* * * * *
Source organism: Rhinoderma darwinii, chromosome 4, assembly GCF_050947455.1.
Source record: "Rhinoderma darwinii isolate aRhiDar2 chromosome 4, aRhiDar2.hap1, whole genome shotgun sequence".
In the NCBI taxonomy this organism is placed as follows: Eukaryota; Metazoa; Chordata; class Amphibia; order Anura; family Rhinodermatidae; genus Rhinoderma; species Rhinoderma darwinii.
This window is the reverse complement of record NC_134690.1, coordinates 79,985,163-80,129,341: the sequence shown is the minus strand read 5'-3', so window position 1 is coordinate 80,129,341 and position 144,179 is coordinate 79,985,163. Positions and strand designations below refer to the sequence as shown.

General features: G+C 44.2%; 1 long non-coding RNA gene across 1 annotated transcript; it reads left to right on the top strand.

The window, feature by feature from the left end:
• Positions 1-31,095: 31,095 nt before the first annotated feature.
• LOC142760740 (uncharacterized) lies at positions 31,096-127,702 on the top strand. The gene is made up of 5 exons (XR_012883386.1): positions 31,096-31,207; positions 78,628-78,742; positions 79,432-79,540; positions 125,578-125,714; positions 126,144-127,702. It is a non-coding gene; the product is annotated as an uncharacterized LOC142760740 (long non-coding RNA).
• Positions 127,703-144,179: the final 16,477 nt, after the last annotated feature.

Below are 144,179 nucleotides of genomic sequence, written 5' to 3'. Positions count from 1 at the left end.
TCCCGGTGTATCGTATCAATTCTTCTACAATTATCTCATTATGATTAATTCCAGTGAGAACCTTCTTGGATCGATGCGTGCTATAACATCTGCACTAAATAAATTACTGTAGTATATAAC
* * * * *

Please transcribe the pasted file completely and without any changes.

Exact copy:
Source organism: Rhinoderma darwinii, chromosome 4, assembly GCF_050947455.1.
Source record: "Rhinoderma darwinii isolate aRhiDar2 chromosome 4, aRhiDar2.hap1, whole genome shotgun sequence".
In the NCBI taxonomy this organism is placed as follows: Eukaryota; Metazoa; Chordata; class Amphibia; order Anura; family Rhinodermatidae; genus Rhinoderma; species Rhinoderma darwinii.
This window is the reverse complement of record NC_134690.1, coordinates 79,985,163-80,129,341: the sequence shown is the minus strand read 5'-3', so window position 1 is coordinate 80,129,341 and position 144,179 is coordinate 79,985,163. Positions and strand designations below refer to the sequence as shown.

General features: G+C 44.2%; 1 long non-coding RNA gene across 1 annotated transcript; it reads left to right on the top strand.

The window, feature by feature from the left end:
• Positions 1-31,095: 31,095 nt before the first annotated feature.
• LOC142760740 (uncharacterized) lies at positions 31,096-127,702 on the top strand. The gene is made up of 5 exons (XR_012883386.1): positions 31,096-31,207; positions 78,628-78,742; positions 79,432-79,540; positions 125,578-125,714; positions 126,144-127,702. It is a non-coding gene; the product is annotated as an uncharacterized LOC142760740 (long non-coding RNA).
• Positions 127,703-144,179: the final 16,477 nt, after the last annotated feature.

Below are 144,179 nucleotides of genomic sequence, written 5' to 3'. Positions count from 1 at the left end.
TCCCGGTGTATCGTATCAATTCTTCTACAATTATCTCATTATGATTAATTCCAGTGAGAACCTTCTTGGATCGATGCGTGCTATAACATCTGCACTAAATAAATTACTGTAGTATATAAC